ANALYSIS: Turkey’s Rift With Israel Nears End

Turkey's President Recep Tayyip Erdogan. (AP Photo/Lefteris Pitarakis, File)
Turkey’s President Recep Tayyip Erdogan. (AP Photo/Lefteris Pitarakis, File)

The Turks have given in during the past twenty-four hours. Not to the Russians, in the meantime, but to the Israelis.

The widely publicized tripartite meetings of Israel, Greece and Cyprus, which was also covered here, last week, did their work — Turkey and Israel will exchange ambassadors, a sign of mutual willingness to resolve all the remaining problems.

Israel and Turkey may already be on the path to renewal of bilateral relations. Representatives of the two sides met secretly Wednesday night for six hours in a Swiss villa, where everything was put on the table, all the issues, on the understanding that they would not get up from the table until all the problems were ironed out.

The meeting did not reach its conclusion until early Thursday morning. On the Turkish side the foreign minister, his director general, delegates from the Turkish “Mossad”; on the Israeli side outgoing Mossad chief Tamir Pardo, his successor (next month) Yossi Cohen, and Israeli envoy Joseph Ciechanover, who has worked with the Turks during these difficult years and laid the groundwork for this week’s breakthrough.

During the meeting it became clear that Turkish President Tayyip Erdogan had authorized the Turkish delegation to undertake commitments to Israel to expel the head of the Hamas group in Ankara, Salah Al-Arouri, who is responsible for a significant number of recent terror attacks in Israel. The demand to remove him was at the head of the list of Israeli demands in order for reconciliation to proceed.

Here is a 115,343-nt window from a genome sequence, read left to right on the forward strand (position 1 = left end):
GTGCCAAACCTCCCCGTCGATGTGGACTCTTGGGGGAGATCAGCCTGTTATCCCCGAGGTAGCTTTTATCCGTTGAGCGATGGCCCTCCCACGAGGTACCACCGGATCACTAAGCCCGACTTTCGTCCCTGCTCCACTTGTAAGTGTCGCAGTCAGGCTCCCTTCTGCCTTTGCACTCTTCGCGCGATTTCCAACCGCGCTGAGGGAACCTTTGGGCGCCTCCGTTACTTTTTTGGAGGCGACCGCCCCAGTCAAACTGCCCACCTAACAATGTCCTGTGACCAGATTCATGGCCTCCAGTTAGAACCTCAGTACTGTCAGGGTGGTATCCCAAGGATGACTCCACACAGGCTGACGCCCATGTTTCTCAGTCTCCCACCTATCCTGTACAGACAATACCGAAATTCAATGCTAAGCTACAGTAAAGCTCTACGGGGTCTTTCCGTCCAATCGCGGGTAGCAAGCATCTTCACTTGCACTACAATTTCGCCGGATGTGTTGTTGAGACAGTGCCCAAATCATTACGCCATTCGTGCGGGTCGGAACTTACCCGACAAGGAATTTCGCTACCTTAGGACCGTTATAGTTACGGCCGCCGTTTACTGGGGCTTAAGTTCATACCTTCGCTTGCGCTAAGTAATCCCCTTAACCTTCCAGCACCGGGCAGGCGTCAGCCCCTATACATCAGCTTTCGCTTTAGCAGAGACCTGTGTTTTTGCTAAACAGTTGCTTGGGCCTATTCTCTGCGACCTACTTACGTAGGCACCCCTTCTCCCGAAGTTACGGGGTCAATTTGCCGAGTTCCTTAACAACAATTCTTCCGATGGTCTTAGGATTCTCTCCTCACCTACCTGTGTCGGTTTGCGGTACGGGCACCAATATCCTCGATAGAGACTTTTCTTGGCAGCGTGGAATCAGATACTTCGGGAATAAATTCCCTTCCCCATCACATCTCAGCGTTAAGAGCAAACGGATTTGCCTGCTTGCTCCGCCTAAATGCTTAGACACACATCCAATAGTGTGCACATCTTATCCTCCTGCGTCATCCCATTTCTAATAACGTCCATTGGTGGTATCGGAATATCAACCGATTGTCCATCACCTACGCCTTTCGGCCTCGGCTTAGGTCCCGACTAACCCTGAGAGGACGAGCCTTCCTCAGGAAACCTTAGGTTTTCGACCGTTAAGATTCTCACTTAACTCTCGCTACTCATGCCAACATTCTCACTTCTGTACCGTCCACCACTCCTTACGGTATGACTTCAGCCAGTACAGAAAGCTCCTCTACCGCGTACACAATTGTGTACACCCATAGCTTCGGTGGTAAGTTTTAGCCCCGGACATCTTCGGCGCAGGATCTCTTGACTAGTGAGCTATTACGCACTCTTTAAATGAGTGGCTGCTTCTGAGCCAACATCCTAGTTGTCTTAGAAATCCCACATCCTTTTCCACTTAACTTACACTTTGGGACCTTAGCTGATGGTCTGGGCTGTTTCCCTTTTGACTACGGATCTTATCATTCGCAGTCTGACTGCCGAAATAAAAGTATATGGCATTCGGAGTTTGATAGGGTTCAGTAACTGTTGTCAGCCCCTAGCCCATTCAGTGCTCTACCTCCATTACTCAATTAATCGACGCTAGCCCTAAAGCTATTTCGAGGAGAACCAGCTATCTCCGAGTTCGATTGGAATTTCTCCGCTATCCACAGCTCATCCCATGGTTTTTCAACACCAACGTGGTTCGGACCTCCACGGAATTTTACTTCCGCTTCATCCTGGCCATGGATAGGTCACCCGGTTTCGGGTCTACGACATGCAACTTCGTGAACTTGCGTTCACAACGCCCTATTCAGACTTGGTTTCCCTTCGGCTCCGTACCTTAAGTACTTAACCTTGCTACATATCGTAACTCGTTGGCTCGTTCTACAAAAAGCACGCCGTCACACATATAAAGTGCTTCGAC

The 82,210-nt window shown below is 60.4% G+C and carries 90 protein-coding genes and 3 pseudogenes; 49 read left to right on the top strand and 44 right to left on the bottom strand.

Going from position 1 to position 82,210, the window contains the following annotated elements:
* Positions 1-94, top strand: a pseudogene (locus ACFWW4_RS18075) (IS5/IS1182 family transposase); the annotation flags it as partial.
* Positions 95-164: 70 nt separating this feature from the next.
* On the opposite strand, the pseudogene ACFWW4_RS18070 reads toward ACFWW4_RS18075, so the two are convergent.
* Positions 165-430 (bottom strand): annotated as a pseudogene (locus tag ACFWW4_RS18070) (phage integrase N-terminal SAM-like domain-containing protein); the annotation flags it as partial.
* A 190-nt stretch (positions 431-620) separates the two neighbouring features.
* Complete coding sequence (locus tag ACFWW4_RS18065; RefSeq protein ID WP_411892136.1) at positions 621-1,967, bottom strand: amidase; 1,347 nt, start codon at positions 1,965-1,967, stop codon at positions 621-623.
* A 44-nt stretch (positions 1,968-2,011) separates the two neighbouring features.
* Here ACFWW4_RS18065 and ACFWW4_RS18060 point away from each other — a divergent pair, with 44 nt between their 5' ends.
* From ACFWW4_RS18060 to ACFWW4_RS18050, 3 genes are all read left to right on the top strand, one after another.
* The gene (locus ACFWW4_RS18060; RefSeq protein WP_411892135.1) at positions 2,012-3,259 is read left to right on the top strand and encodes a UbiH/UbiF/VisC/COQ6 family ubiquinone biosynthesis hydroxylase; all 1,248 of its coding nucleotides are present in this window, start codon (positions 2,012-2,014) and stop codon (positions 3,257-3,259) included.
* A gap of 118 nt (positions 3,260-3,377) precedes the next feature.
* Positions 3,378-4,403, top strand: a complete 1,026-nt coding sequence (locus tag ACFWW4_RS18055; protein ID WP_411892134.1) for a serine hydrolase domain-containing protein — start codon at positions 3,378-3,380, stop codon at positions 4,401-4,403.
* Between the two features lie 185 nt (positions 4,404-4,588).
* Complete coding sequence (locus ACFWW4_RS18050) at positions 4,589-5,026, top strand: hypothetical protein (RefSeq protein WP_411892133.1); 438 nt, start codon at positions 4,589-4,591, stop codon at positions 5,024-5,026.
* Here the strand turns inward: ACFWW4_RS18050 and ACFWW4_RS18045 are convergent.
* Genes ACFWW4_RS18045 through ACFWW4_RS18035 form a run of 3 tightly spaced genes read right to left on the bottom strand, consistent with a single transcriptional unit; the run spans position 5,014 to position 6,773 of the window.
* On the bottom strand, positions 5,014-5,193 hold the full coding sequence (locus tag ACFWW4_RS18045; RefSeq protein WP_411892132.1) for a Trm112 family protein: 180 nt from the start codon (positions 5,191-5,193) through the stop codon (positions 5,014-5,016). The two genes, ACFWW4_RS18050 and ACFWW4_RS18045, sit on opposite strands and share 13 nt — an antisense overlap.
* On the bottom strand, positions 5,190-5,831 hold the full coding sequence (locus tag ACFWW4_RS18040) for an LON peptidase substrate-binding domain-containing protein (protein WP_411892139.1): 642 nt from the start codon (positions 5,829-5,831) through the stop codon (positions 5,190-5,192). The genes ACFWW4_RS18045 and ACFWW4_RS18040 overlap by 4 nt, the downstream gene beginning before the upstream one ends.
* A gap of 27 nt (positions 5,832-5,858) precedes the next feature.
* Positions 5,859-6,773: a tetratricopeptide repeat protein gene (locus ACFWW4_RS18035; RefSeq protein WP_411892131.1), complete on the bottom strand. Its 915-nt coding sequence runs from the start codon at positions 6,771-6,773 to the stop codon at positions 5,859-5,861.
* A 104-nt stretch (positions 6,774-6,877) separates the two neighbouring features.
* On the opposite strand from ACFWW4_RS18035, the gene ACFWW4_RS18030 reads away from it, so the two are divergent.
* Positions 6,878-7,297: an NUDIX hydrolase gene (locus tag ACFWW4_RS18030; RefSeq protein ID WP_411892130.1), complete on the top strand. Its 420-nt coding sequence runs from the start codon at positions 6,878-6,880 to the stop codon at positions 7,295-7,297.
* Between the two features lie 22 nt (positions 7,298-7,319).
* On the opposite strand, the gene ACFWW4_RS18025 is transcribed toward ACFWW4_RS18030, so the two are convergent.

On the other hand, Israel adopted the Turkish demand for full compensation for the victims of the Mavi Marmari, the vessel which attempted to break through the blockade of Gaza in 2010. But Israel refused to accept responsibility for the incident, nor to pay an unreasonable amount of compensation. In order to resolve the issue, however, Israel said it was willing to establish an outside fund that would pay out the compensation, without Israel taking responsibility for implementation.

As a concrete first step of renewal of relations, the two sides have agreed that their ambassadors will return to Ankara and Tel Aviv as soon as possible, thereby restoring diplomatic relations to their former status.

However, in Yerushalayim, officials do not yet see a final resolution to the crisis and a return to normalcy, as long as the Turks do not renounce their legal claims against former IDF commanders.

In the second half of the overnight meeting, the negotiators also discussed economic matters, such as the opening of intensive talks for the sale of Israeli natural gas to Turkey through a pipeline that the Turks would lay down in the eastern Mediterranean.

The Turks also raised the question of the return of Israeli tourists to their country, as well as other subjects, which it was agreed would be discussed at a meeting in the near future.

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